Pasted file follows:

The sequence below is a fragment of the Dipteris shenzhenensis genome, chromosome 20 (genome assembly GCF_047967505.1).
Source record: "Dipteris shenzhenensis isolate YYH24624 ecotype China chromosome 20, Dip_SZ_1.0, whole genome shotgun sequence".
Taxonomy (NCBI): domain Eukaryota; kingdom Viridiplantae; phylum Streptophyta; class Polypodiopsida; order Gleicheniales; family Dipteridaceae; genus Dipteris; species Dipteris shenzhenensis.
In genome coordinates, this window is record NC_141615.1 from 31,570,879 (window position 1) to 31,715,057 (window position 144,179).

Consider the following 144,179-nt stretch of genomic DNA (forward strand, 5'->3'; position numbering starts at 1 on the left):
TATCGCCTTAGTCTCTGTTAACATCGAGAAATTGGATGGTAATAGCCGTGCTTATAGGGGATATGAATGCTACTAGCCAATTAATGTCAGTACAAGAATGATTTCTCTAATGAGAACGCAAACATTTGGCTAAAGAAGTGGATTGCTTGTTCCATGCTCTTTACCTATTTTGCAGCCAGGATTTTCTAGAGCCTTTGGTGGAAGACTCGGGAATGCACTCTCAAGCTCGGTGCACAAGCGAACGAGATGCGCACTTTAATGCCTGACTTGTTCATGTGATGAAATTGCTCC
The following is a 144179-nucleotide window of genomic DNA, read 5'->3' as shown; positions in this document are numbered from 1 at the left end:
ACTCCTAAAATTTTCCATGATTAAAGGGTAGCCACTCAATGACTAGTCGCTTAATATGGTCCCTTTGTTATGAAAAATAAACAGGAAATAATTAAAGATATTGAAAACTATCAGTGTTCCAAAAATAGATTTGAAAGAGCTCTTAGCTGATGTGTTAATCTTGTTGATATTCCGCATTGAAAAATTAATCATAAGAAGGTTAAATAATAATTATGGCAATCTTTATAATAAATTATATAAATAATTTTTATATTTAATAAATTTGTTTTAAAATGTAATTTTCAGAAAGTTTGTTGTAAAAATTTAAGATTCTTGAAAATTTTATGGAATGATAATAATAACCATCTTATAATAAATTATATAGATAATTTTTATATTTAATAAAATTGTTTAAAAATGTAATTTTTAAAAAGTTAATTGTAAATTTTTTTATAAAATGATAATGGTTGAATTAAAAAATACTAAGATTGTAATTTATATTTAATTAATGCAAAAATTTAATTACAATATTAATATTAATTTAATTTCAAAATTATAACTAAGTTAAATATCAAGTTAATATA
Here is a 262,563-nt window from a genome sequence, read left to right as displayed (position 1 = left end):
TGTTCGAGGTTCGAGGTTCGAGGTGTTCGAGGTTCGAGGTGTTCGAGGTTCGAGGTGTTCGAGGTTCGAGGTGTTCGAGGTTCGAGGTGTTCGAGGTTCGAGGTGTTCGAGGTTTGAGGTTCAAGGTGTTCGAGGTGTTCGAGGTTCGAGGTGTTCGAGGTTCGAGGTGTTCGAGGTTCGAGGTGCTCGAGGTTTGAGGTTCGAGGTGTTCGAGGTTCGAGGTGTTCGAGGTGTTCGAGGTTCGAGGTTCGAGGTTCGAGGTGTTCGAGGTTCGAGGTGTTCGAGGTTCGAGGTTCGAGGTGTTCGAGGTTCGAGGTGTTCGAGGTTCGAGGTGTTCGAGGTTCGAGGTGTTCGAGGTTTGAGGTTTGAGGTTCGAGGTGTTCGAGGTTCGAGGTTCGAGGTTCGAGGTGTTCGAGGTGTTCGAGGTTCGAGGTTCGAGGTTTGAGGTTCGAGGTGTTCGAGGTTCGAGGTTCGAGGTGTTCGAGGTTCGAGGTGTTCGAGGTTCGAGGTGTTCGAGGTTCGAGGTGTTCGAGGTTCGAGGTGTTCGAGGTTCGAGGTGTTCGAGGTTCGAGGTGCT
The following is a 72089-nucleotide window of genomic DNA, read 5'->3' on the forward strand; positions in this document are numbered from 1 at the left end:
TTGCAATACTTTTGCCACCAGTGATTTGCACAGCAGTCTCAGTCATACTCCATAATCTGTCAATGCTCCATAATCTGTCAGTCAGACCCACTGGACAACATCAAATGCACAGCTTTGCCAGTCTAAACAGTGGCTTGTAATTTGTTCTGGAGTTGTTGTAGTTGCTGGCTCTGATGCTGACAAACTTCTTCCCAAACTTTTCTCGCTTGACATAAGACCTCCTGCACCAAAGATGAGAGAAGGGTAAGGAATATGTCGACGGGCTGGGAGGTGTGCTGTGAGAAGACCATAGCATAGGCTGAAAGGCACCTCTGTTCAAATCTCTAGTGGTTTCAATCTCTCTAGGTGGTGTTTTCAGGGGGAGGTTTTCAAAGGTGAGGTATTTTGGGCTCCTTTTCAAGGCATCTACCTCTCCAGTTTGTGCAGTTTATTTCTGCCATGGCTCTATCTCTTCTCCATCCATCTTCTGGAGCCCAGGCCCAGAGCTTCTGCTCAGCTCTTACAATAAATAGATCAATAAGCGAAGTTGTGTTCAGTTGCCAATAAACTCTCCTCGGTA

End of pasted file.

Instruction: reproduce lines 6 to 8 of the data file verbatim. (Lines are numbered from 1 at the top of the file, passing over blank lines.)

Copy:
TATCGCCTTAGTCTCTGTTAACATCGAGAAATTGGATGGTAATAGCCGTGCTTATAGGGGATATGAATGCTACTAGCCAATTAATGTCAGTACAAGAATGATTTCTCTAATGAGAACGCAAACATTTGGCTAAAGAAGTGGATTGCTTGTTCCATGCTCTTTACCTATTTTGCAGCCAGGATTTTCTAGAGCCTTTGGTGGAAGACTCGGGAATGCACTCTCAAGCTCGGTGCACAAGCGAACGAGATGCGCACTTTAATGCCTGACTTGTTCATGTGATGAAATTGCTCC
The following is a 144179-nucleotide window of genomic DNA, read 5'->3' as shown; positions in this document are numbered from 1 at the left end:
ACTCCTAAAATTTTCCATGATTAAAGGGTAGCCACTCAATGACTAGTCGCTTAATATGGTCCCTTTGTTATGAAAAATAAACAGGAAATAATTAAAGATATTGAAAACTATCAGTGTTCCAAAAATAGATTTGAAAGAGCTCTTAGCTGATGTGTTAATCTTGTTGATATTCCGCATTGAAAAATTAATCATAAGAAGGTTAAATAATAATTATGGCAATCTTTATAATAAATTATATAAATAATTTTTATATTTAATAAATTTGTTTTAAAATGTAATTTTCAGAAAGTTTGTTGTAAAAATTTAAGATTCTTGAAAATTTTATGGAATGATAATAATAACCATCTTATAATAAATTATATAGATAATTTTTATATTTAATAAAATTGTTTAAAAATGTAATTTTTAAAAAGTTAATTGTAAATTTTTTTATAAAATGATAATGGTTGAATTAAAAAATACTAAGATTGTAATTTATATTTAATTAATGCAAAAATTTAATTACAATATTAATATTAATTTAATTTCAAAATTATAACTAAGTTAAATATCAAGTTAATATA